by Fr. Adam
The Resurrection of Christ makes possible an indomitable hope. It is certainly providential for us that the worst weeks of the pandemic, in our country, come as we celebrate the ultimate victory of Christ over sin and death. In the darkest time, we are reminded of the strength of our hope.
What does Christ’s Resurrection have to do with the virus? This virus is simply just another agent of death. Many things threaten to bring us to death’s door; COVID-19 is just a new addition to the list. It is precisely the defeat of death that we celebrate at Easter as we celebrate Christ’s Resurrection. Death took hold of him “But God raised him up, having freed him from death, because it was impossible for him to be held in its power” (Acts 2:24). And for us, “as all die in Adam, so all will be made alive in Christ” (1 Cor. 15:22).
The Resurrection of Christ calls us to embrace the virtue of hope. Hope is one of the theological virtues, meaning it is a supernatural gift of grace from God. It is also a virtue, like a habit or a spiritual muscle, that can strengthen through exercise.
Another incredible truth of the theological virtues is that they know no excess. One cannot hope too much. Just as you cannot believe too much in God with faith, nor love God too much in charity, you cannot hope too much in God. The theological virtues do not turn into vices with excess.
Here I do not speak of an earth-bound optimism that our efforts will pay off and things will turn out well. The foundation of optimism is simply the desire for a good outcome, which is acceptable by itself. Yet it provides us only loose footing on which to stand because its power must come from within our frail humanity; it depends on the strength of our will.
In contrast, Josef Pieper describes two important elements of the virtue of Christian hope. First, the primary aim of hope is for eternal life, not happiness on earth. Hope is grounded fundamentally in the saving work of God, which is principally the Resurrection of Christ and the promise that we can share in it. It is not a stretch to say that the virtue of hope is nothing if Christ did not rise from the dead.
Second, hope contains an active ‘yes’ to the created world and all the events that come to us. These include the people around us, the place in which we live, the demands of love in any moment, and all the good, the bad, and the ugly that befall us. Both of these elements, eternal life and the events of this life, are gifts from God and a part of the story of our salvation.
If Jesus rose from the dead and if our participation in his saving work includes all the events of our lives, hope becomes a beacon of light scattering all the agents of fear we encounter in life. One of the very first things Jesus said to the visitors of the empty tomb on Easter Sunday was “Do not be afraid” (Mt 28:10).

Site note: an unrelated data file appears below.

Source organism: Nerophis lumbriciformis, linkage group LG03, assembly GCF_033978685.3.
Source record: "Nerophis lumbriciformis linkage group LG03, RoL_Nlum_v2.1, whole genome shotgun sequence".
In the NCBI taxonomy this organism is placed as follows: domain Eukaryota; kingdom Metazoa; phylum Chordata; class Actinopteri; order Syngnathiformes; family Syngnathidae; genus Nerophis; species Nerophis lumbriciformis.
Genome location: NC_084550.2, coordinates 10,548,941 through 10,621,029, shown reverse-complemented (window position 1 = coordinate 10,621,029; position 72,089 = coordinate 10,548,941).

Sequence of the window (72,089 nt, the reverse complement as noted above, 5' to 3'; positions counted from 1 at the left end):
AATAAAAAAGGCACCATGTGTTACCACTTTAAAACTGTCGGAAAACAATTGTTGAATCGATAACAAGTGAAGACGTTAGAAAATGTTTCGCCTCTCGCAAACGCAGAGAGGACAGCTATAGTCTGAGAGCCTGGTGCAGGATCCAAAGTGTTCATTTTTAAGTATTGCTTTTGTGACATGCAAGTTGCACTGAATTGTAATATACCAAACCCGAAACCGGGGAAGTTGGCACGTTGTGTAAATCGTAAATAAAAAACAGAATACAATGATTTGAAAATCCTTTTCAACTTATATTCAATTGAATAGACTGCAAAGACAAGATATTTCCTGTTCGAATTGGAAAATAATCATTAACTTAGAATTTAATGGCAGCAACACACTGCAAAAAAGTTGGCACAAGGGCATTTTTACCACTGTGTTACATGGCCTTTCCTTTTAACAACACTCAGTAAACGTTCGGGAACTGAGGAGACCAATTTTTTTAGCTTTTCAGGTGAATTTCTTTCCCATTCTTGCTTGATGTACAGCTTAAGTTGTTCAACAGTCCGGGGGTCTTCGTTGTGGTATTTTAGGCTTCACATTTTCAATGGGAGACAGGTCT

Pope John Paul II repeated Christ’s exhortation to “Be not afraid” on the day of his election as pope and throughout his pontificate. He was calling contemporary mankind to engage their hope to combat all fear. He said, “Why should we have no fear? Because man has been redeemed by God…The power of Christ’s Cross and Resurrection is greater than any evil which man could or should fear.”
Hope is the virtue we practice to combat fear and its efforts to take up dominion in our lives. Are there things to rightly fear? Sure. Should any of them cause us to despair? No. All fears should be seen in context of, and the glorious light of, Christ’s triumphant Resurrection. In that light, we see they have no real power over us.
It may often seem that evil people and evil events, viruses for example, are the most powerful forces in the world. Even the Christian, loved and cared for by God, can suffer dreadfully from a disease or can suffer unjust violence. Faith in Christ does not spare one from these evils. Hope in Christ allows us to accept them from God with full confidence in Him.
And so I conclude with an exhortation to hope, which is really a reiteration of Christ’s Easter call, “Do not be afraid.” Hope, in the one who defeated death, and embracing all events as Christ embraced his cross, liberates us from the tyranny of fear. In the face of uncertainty about the future, we choose hope. Up against a death dealing virus, we choose hope. Against nagging loneliness, we choose hope. You get the idea. And hope, chosen in each moment of the day, hardens to become a solid foundation upon which we can weather any storm, standing tall. It becomes indomitable.
Let us hope with reckless abandon today, tomorrow, and each day we are given. The light of the risen Christ shines in our darkness, and the darkness cannot overcome it.